How does water enter my basement?

When your foundation is built, either through cinder blocks, stones, bricks, or concrete, there are waterproof properties that come with these materials. But after years of moisture sitting against that foundation there is a deterioration that occurs, as the cement that is holding the foundation together begins to crumble. That allows water to seep between the joints that hold it together, or in the case of a poured foundation, cracks start to form which allows water to seep in.

This process is sometimes sped up exponentially when a new home is built with bad materials or poor workmanship, which causes the foundation to crack prematurely. That in turn allows water to seep through.

Houses are sometimes built within a high water table, which means without a proper waterproofing system the water surrounding the basement will enter through the space where the wall meets the floor, and also enter through cracks in the floor. Sometimes there is so much water that it causes pressure to build up under the floor, making the floor heave up, creating large cracks and bumps in the concrete. The technical term for this process is hydrostatic pressure.

Also water may enter through a window, if there is poor drainage inside the window well.

Window wells have a drainage tube, which connects to the existing weeping tile system around the house. Sometimes these window well drains will get clogged with years of debris, and if combined with bad grading around the house (which directs water towards your window), the window well will fill up like a bathtub. Water will enter through the window itself, causing a large amount of damage to the home. It is very important to have your window wells checked by a specialist on a regular basis so that you can protect the home from serious damage.

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What is the difference between interior and exterior waterproofing?

The main difference between these two processes is that exterior waterproofing stops any water from entering your basement from the outside, which allows the basement to feel dryer, as there isn’t any moisture within the foundation walls. The disadvantage with exterior waterproofing is that it costs a considerable amount more than the interior option. Also, the exterior option is not always possible due to tight spaces between different homes, and extremely wet soil conditions, which makes it almost impossible to excavate safely.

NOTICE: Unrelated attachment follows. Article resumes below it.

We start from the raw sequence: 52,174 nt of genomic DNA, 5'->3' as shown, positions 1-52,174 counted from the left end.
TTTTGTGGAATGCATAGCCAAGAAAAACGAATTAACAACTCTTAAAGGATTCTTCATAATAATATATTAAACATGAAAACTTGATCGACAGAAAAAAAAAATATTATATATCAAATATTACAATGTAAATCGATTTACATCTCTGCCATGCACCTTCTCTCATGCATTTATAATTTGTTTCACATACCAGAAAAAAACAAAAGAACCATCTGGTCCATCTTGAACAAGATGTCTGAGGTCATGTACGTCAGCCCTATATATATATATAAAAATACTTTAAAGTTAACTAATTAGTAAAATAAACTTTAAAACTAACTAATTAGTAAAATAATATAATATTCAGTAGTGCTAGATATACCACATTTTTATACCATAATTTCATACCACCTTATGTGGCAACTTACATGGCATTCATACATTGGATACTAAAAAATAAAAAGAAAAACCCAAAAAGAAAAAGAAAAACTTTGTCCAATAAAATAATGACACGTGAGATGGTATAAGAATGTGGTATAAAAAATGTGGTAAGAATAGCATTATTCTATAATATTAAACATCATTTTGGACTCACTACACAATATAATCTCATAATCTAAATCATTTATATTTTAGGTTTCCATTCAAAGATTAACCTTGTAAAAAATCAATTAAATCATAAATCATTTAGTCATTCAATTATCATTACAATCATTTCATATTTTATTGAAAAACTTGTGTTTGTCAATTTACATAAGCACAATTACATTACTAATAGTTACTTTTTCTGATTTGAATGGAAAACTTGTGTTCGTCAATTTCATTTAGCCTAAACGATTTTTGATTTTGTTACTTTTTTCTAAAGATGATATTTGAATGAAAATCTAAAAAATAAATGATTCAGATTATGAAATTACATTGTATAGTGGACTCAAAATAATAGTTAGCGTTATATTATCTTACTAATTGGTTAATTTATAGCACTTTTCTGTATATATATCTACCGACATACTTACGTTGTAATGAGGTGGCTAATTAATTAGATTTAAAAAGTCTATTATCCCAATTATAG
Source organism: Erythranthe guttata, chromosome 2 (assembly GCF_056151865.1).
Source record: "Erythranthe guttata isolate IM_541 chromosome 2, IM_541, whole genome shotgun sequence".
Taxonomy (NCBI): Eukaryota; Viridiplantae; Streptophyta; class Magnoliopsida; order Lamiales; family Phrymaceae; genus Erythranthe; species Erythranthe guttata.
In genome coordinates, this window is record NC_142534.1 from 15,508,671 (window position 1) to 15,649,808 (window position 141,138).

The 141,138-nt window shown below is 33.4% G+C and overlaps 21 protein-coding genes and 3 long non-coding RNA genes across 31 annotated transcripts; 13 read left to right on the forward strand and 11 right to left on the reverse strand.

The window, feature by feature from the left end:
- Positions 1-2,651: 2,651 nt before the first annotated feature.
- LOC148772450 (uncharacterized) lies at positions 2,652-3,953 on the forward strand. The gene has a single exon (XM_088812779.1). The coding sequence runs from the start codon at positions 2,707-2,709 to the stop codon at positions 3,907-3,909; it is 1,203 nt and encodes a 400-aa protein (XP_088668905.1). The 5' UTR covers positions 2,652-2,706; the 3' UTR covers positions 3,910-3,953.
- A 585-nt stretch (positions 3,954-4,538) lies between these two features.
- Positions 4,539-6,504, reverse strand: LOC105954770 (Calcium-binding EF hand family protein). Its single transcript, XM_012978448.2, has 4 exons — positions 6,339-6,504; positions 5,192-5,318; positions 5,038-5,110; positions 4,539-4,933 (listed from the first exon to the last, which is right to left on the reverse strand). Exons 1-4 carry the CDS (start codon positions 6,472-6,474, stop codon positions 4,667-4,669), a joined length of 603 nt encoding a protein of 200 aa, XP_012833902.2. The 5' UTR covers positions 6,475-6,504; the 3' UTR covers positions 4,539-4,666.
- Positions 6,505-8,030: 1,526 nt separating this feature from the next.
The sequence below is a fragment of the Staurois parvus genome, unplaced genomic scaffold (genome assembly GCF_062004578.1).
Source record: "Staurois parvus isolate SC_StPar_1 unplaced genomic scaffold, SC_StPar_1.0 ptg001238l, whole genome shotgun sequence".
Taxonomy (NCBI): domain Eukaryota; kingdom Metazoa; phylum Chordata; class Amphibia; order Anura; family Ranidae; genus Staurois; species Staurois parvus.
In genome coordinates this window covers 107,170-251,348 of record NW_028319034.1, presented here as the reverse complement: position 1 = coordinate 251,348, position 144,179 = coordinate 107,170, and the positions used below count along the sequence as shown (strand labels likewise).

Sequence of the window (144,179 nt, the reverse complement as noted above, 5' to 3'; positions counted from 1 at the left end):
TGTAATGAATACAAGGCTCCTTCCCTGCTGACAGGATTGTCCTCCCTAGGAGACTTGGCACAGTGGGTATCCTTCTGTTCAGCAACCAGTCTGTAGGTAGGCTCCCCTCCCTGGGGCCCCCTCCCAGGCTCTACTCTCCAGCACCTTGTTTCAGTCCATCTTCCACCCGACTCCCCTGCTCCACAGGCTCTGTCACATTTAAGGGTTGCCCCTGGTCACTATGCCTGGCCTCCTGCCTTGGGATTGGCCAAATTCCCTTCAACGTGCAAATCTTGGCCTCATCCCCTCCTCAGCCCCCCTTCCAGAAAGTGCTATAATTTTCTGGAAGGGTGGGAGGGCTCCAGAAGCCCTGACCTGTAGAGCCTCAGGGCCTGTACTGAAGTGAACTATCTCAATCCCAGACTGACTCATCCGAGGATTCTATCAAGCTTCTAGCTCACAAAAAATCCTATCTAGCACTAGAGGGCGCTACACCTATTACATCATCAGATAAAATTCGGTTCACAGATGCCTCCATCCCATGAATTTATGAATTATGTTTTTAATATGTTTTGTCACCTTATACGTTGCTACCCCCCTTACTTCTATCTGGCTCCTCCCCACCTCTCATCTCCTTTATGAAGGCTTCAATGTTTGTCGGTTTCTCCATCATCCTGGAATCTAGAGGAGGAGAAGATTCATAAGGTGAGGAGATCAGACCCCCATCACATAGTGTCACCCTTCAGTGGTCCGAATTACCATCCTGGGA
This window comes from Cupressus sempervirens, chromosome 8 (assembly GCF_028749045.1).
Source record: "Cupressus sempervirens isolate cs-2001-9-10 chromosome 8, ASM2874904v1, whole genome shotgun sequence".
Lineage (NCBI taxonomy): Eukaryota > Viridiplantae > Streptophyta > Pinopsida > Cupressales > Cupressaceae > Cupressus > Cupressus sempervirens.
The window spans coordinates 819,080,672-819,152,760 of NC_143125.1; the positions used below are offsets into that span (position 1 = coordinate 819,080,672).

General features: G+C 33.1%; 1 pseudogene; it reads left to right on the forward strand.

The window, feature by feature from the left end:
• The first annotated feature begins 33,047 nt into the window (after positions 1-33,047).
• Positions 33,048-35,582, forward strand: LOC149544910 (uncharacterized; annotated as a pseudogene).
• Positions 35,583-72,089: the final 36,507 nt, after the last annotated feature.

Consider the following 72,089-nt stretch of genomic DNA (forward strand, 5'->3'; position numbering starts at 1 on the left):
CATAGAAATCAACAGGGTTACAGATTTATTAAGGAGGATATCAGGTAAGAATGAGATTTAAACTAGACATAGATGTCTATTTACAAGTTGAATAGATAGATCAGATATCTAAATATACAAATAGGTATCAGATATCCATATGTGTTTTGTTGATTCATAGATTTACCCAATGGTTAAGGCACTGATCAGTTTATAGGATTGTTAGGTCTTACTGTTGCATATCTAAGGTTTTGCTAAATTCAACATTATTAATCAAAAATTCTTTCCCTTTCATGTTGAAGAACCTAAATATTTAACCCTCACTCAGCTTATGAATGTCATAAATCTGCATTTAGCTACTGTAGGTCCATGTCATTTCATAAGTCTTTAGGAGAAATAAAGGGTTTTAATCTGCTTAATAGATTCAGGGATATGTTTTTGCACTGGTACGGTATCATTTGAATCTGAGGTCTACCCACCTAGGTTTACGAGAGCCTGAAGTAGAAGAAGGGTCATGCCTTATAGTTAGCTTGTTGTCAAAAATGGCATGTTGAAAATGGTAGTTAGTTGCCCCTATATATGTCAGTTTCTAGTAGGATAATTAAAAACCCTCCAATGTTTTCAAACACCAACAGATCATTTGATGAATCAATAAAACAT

Interior waterproofing stops the water after it has entered into the basement and is controlled through a series of membranes and weeping tiles that redirect that water away from the finished interior.

The disadvantage of the interior waterproofing solution is that you are not addressing the problem at its source, but rather directing the water away after it has already entered the basement. The upside to interior waterproofing is that it costs a considerable amount less than the exterior option.

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Why is basement waterproofing important?

Basement waterproofing is a very important part of the maintenance of your home, which will be the biggest investment of your life. When a basement wall is neglected there will be a significant amount of damage that can happen. Walls can start to bow inwards, which can affect the safety and structure of your home. Water builds up behind the walls and deteriorates the cement holding it together, and as the years pass by and the wall becomes weaker. The cement holding it all together then begins to fail, which allows water to enter your home and cause damage. Thankfully all this can be prevented by simply waterproofing your foundation walls and making sure that you have proper drainage.

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